As the mill rotated, roller plates(E) attached to swinging arms(D) would grind the ore against the side of the mill(C). Mercury placed in the bottom pan would attract the gold. The roller mill was usually mounted on heavy wooden timbers.



This is a view of one of the arms and roller plates.



The mechanical parts of the old mill seem to be all there.



The mill was manufactured by the United Iron Works Company in Oakland California.



Nothing wooden remains of the old mill. Was the lumber salvaged to be used elsewhere or could there have been a fire? The photo below shows how the roller mills were set-up. This one is at an old mine site in eastern Arizona.



The roller mill is not mentioned in the 1925 USGS bulletin. Did it come along later in the life of the old mine? The mill would have required a fair amount of water in its operation. I wonder what that source was?


When I was at this mill in 2006, the power distribution shaft was propped up against one of the mill walls. Today, it is on the ground.






I do not know what the other pieces of old iron were used for.



Based on the description of the property in the USGS bulletin, I am guessing that this tank is one of the cyanide tanks.



Just beyond the Gold Copper Mines Company mine a short distance to the northwest was the Apex Mine at an elevation of 4300'. In the 1920's that mine site was at the end of the O"Carroll Canyon road. This Google Earth View shows the site as it appears today.



The 1925 USGS bulletin states that: "The deposit was discovered about.....1914....estimated that $10,000 to $20,000 worth of gold ore has been shipped to smelters, besides an unknown quantity of high-grade gold ore, some of which is reported to have contained as much as 70 per cent gold. Property--The principal opening is a tunnel over 300 feet long from which stoping has been done laterally and upward. A shaft extends from the surface..... A number of other tunnels and shafts have been driven. The property includes a small mill, now out of repair, built about 1901, and a dwelling house.....the ore body here is largely worked out except for pillars...."

Today, the remains of a collapsed mine bulding is about all that remains on the surface.



A few years ago, an engine/winch combination was in place on its concrete base. The concrete base is still there.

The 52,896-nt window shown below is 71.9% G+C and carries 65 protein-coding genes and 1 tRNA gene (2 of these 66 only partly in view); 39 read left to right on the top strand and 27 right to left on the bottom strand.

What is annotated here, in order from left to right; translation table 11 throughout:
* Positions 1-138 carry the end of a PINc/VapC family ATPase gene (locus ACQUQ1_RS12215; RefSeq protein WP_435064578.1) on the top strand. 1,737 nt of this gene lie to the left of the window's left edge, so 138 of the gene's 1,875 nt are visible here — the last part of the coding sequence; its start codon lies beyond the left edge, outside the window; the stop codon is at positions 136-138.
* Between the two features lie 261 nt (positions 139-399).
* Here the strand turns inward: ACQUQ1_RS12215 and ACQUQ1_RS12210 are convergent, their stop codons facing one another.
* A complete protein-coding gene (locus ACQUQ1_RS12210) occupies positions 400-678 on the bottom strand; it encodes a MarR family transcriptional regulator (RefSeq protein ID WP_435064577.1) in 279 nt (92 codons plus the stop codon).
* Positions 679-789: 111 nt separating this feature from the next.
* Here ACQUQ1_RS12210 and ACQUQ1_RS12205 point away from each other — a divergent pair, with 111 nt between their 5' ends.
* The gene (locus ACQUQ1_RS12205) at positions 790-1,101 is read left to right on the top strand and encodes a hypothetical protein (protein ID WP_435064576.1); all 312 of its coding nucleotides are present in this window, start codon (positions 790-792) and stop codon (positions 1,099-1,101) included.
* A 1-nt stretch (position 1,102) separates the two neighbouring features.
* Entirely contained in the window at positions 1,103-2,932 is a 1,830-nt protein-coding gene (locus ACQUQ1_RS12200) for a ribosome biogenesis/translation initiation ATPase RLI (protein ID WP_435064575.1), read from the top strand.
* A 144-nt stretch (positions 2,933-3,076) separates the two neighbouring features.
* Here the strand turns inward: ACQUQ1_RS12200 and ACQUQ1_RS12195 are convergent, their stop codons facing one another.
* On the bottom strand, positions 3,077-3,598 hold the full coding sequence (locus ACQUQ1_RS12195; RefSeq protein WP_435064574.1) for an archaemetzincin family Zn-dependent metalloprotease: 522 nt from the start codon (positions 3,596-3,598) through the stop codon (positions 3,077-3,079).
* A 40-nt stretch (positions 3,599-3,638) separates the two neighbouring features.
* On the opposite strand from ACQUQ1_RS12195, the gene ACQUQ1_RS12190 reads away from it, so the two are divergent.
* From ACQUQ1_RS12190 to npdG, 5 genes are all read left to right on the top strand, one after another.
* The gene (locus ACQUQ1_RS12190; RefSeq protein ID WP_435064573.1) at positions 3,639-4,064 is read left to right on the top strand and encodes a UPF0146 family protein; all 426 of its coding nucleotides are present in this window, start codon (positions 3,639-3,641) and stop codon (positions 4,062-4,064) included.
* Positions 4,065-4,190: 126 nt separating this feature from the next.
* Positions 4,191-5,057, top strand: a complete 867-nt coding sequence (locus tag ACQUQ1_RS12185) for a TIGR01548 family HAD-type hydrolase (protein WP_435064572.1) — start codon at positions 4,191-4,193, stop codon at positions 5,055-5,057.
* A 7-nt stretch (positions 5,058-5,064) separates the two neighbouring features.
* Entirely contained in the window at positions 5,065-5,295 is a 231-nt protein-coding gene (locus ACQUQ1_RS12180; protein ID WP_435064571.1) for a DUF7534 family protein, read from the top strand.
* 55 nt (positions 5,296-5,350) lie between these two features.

The tunnels looked too unstable for me to do any more than to look in from the entrances.




The Premier Prospects shown on the USGS map were never associated with the O'Carroll Canyon Road. I don't believe that there ever were any roads down from the Dripping Springs crest to these old operations. Access would have been up from the Dripping Springs Valley.

With so much private property down in the valley to try and negotiate through I found it more convenient to hike down from the crest road. It is a steep and strenuous hike! I had been there in 2006, but decided that I would return for another look.

Any route taken to the mine must bypass the massive cliffs that are directly above the mine site.



The USGS bulletin does not have much to say about this locality. On modern maps, the mine is identified as Santa Monica Camp. Under that name, other references state that $70,000 worth of gold had been reported to have been mined. No date was provided.

This view across one of the shafts is into the Dripping Springs Valley. Possible access roads can be seen crossing the foothills. The Mescal Mountains are in the distance.



Several adits at different levels are on a nearby hillside.






As up at the Apex Mine, conditions at the entrance portals looked too unstable for me to do more than just poke my head inside.



There was one disappointment in returning to this old mine. In 2006, there had been an interesting old engine sitting in front of one of the tunnels. It is no longer there.




I did see something different on this most recent trip that I somehow had missed on the previous visit. It is an old ore chute/slide of more than 100' in length.



The chute is anchored to the hillside with wooden stakes and a steel cable.